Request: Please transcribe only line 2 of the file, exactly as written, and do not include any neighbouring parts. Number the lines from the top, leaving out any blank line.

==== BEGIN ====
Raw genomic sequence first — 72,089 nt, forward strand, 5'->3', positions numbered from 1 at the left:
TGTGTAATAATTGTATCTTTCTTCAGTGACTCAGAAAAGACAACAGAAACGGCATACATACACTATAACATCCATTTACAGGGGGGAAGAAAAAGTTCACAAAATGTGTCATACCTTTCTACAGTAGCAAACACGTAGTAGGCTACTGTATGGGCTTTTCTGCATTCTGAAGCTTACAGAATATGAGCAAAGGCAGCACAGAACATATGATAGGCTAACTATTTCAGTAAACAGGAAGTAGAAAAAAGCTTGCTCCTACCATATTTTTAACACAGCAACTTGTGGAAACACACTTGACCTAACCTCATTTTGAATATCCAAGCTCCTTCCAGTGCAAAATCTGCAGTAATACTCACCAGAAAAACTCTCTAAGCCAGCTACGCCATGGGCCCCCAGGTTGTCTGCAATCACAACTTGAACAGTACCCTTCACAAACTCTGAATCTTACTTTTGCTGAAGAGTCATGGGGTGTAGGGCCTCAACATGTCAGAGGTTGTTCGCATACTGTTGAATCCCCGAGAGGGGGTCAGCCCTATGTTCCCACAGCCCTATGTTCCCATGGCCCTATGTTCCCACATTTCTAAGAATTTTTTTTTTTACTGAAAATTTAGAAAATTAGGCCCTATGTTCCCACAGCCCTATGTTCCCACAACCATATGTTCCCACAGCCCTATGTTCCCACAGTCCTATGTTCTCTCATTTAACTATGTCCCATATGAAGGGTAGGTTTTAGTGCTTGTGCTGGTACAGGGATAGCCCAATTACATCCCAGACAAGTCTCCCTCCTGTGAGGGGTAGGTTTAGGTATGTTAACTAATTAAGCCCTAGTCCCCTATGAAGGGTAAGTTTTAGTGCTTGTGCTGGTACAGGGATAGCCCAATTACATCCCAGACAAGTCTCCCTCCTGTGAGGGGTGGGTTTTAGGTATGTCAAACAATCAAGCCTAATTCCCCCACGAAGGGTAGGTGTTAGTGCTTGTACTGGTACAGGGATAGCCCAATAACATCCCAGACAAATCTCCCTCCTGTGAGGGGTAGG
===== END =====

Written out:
TGTGTAATAATTGTATCTTTCTTCAGTGACTCAGAAAAGACAACAGAAACGGCATACATACACTATAACATCCATTTACAGGGGGGAAGAAAAAGTTCACAAAATGTGTCATACCTTTCTACAGTAGCAAACACGTAGTAGGCTACTGTATGGGCTTTTCTGCATTCTGAAGCTTACAGAATATGAGCAAAGGCAGCACAGAACATATGATAGGCTAACTATTTCAGTAAACAGGAAGTAGAAAAAAGCTTGCTCCTACCATATTTTTAACACAGCAACTTGTGGAAACACACTTGACCTAACCTCATTTTGAATATCCAAGCTCCTTCCAGTGCAAAATCTGCAGTAATACTCACCAGAAAAACTCTCTAAGCCAGCTACGCCATGGGCCCCCAGGTTGTCTGCAATCACAACTTGAACAGTACCCTTCACAAACTCTGAATCTTACTTTTGCTGAAGAGTCATGGGGTGTAGGGCCTCAACATGTCAGAGGTTGTTCGCATACTGTTGAATCCCCGAGAGGGGGTCAGCCCTATGTTCCCACAGCCCTATGTTCCCATGGCCCTATGTTCCCACATTTCTAAGAATTTTTTTTTTTACTGAAAATTTAGAAAATTAGGCCCTATGTTCCCACAGCCCTATGTTCCCACAACCATATGTTCCCACAGCCCTATGTTCCCACAGTCCTATGTTCTCTCATTTAACTATGTCCCATATGAAGGGTAGGTTTTAGTGCTTGTGCTGGTACAGGGATAGCCCAATTACATCCCAGACAAGTCTCCCTCCTGTGAGGGGTAGGTTTAGGTATGTTAACTAATTAAGCCCTAGTCCCCTATGAAGGGTAAGTTTTAGTGCTTGTGCTGGTACAGGGATAGCCCAATTACATCCCAGACAAGTCTCCCTCCTGTGAGGGGTGGGTTTTAGGTATGTCAAACAATCAAGCCTAATTCCCCCACGAAGGGTAGGTGTTAGTGCTTGTACTGGTACAGGGATAGCCCAATAACATCCCAGACAAATCTCCCTCCTGTGAGGGGTAGG